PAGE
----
All the news of home you read
More about the war
And the bloody changes
Oh will you take me as I am?
Will you take me as I am?
Will you?

© 1970; Joni Mitchell

 

There is treasure hidden there, on the coast of California.
El Diego hid it there when The Clara ran aground
On the coast of California, deep within a cave that’s never seen.
Treasure stolen from the Incas, we could capture for the Queen.

There’s a mountain in the ocean on the coast of California
and deep within its side the tides of night alone reveal
El Diego’s hidden cave where we’ll plunder the riches of Granada.
While the Spaniard, blind with pleasure plays ashore in Ensenada.

We will sail before the dawn along the coast of California.
El Diego is delayed. The wine and women hold their sway
And our map is clearly drawn to the dark and stormy shore.
On the coast of California lies a mighty prize of war.
Tell not a soul that you have seen me. Breathe not a word of what I say.
Tell not a soul that you have seen me. Breathe not a word of what I say.

Video shot one week before the mid-March slide at Rocky Creek.  Enjoy the trip while we wait for the road to be repaired.

GoPro Hero

Suction Mount

Dude gave me his name, but I didn’t ask his permission to share, so I’ll tell you that dude’s name is “Noah.”  Noah’s hitched rides from Shasta County to the San Mateo County coast.  He has no specific destination.  New Mexico, ultimately, then back home.

“Lightning Fields, New Mexico,” I suggested.  Noah hadn’t heard about Lightning Fields.  I told him about Just John, riding a tricycle, heading south a couple of years ago, and that his plan was to reach the southern end of the Coast Road, then turn east to New Mexico, bound for the Lightning Fields.

“An electrical dude,” observed Noah.  “I’ve been reading about Tesla and his inventions.”

Noah’s traveling south, dependent on hitchhiking to reach the next destination.  “Riding a bike would be better,” says Noah after I tell him about Just John riding his tricycle.  “More independence, travel at one’s own pace, stop wherever and whenever, and, more room to pack more supplies.”

Noah’s belongings fit within a modest-sized backpack, larger than what we slung across our backs when in school, but smaller than an expedition backpack, which may be more suitable for Noah’s coastal trek.  A black canvas shoulder bag holds items requiring frequent use, such as Noah’s bullet-shaped, stainless steel thermos.

Noah’s tanned skin from the past couple weeks of unseasonably warm temperatures contrast to this week’s winter weather of snow at 1,000 foot elevations and hail storms at sea level.  After a long rainy hitch that brought him through Marin County and across the Golden Gate, and a complicated navigation through the drizzly city, Noah got a ride from San Francisco, through Pacifica, around Devil’s Slide, then down the coast and up to Apple Jacks in La Honda.  “I’ve enjoyed two good woodstove fires and really good music in the past 24 hours.”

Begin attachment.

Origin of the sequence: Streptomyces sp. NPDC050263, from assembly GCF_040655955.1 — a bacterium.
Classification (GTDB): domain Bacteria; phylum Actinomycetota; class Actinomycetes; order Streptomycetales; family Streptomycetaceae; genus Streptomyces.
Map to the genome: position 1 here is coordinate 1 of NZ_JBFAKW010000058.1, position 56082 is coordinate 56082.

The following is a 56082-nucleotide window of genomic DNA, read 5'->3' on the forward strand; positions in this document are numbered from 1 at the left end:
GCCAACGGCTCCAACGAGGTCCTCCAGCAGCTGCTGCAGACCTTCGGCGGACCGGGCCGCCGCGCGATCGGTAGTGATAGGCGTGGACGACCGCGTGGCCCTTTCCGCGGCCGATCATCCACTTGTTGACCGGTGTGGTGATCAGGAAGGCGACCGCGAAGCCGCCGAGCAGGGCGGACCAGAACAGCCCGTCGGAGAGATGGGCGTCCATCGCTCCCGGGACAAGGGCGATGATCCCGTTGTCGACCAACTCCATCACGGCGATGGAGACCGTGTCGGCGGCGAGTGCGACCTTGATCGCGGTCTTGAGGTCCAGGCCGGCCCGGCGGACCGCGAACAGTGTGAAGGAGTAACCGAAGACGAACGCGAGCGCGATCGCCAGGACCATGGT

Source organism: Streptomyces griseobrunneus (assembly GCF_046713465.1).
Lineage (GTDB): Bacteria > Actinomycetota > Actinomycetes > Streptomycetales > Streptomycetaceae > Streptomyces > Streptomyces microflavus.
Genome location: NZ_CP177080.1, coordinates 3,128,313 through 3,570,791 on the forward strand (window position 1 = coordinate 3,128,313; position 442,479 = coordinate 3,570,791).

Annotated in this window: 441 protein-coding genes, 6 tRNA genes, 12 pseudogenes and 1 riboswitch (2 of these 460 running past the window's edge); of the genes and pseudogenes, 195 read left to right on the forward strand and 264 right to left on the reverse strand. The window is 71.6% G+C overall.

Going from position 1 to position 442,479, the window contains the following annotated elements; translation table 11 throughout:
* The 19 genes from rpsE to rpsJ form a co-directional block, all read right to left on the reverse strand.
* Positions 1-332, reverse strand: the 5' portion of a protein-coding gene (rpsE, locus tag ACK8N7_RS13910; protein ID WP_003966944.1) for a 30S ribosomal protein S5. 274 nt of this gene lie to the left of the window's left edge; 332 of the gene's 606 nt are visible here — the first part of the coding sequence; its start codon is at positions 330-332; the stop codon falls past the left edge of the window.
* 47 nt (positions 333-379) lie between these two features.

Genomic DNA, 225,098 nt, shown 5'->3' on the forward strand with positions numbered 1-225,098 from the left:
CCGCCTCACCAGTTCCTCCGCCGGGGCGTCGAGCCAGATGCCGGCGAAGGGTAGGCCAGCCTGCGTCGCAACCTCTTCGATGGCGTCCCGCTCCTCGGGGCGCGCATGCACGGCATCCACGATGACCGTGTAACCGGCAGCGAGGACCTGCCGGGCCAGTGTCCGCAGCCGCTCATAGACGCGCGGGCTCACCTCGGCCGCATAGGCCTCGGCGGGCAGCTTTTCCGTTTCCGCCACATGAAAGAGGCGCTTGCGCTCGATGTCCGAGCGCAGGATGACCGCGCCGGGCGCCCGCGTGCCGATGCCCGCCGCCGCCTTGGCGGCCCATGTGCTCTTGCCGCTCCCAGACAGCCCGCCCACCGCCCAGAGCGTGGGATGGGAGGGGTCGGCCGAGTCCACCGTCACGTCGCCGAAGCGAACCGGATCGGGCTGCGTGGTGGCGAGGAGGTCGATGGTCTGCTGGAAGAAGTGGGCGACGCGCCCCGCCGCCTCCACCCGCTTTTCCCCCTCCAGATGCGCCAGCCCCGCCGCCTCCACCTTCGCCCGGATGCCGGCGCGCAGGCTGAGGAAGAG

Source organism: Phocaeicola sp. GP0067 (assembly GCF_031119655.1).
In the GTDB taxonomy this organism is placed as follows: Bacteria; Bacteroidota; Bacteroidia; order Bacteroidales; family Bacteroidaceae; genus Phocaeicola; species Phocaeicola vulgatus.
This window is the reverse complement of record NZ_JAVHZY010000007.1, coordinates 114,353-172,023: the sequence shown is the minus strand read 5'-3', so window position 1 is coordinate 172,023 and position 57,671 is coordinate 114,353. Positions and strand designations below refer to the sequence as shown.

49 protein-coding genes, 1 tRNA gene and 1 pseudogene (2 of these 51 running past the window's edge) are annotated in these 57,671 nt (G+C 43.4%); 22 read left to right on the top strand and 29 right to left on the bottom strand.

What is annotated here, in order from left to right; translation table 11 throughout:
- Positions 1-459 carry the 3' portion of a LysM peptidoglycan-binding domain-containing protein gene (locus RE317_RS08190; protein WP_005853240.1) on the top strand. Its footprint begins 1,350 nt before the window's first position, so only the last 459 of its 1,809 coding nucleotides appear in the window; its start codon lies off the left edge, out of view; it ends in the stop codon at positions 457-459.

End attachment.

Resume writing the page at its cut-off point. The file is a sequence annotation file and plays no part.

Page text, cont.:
Atop Noah’s long, brown, sun-kissed curls, sits a green felt hat, with a stubby brim, adequate-enough to provide sun and rain protection.  Noah’s summer-weight, black pin-striped suit is layered underneath by a red tee, and a green wool v-neck sweater, topped by two thick scarves.  Birkenstocks on Noah’s sockless feet display signs of wear at the heels.

Next stop Santa Cruz, then maybe Monterey, unless Noah hitches straight into the Sur.

Keep an eye to the Coast Road for “Noah,” and, if you’re headed to the next town south, maybe offer him a lift.

Whizzing along at 55 mph, another bronze plaque, a California Roadside Historical Marker, half-hidden behind azalea shrubs, is only noticed after passing the turn-out.  One day you must remember to stop and read what took place there.

In the meantime, it’s cold, you’re busy, and getting out of the car to read some historic plaque isn’t going to happen during your drive-about.

Check out Marael Johnson’s “California Why Stop?  A Guide to California Roadside Historical Markers.”  Similar to Ruth Pittman’s Roadside History of California both books make for either good armchair reading to anyone encumbered by wanderlust, but unable to physically get out on the road, or, as planning tools for your next California cruise.

I won’t list every marker along the coast, only the Top 5, from south to north:

1. San Clemente: La Cristianita – The first Christian baptism in Alta California, performed by Padre Gomez, a member of the Portola Expedition in 1769. Placed by State Park Commission in cooperation with Orange County, 1957.

2. San Pedro: Casa de San Pedro, Hide House Site – The first known commercial structure on the shore of San Pedro was built here in 1823 by the trading firm of McCulloch and Hartnell to store cattle hides from the San Gabriel and San Fernando missions.  Richard Henry Dana described this hide house in Two Years Before the Mast.  Thus began the development of the Port of Los Angeles.  Placed in cooperation with San Pedro Bay Historical Society, 1979.

3. San Luis Obispo: Site of Ah Louis Store – Here in 1874 was established Ah Louis Store.  The first Chinese store in the county.  It sold general merchandise and herbs, and served as a bank, counting house, and post office for the numerous Chinese coolies who dug the eight tunnels through the mountains of Cuesta for the Sounterhn Pacific Railroad, 1884-1894. Placed in Cooperation with San Luis Obispo Historical Society and Sons and Daughters of Ah Louis, 1965.

4. San Francisco: Entrance of the San Carlos – The first ship to enter San Francisco Bay, Aug. 5. 1775, the Spanish packet San Carlos, under the command of Lt. Juan Manuel de Ayala,became the first ship to enter San Francisco Bay.  A month and a half was spent in surverying the bay from its southernmost reaches to the northern end of present-day Suisun Bay.  The San Carlos departed Sept. 18, 1775.  Placed in cooperation with San Francisco Twin Bicentennial, Inc., 1975.

5. Trinidad: Tsurai – Directly below was located the ancient Yurok village of Tsurai.  A prehistoric, permanent Indian community, it was first located and described by captains Bodega and Heceta June 9 – 19, 1775.  The houses were of hand-split redwood planks designed for defense and protection.  The village was occupied until 1916.  Placed in cooperation with Heritage Trinidad and Humboldt County Historical Society, 1970.

Coast Road Twit

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Days until manuscript completion

Final DraftNovember 30th, 2013
Dot i's and cross t's.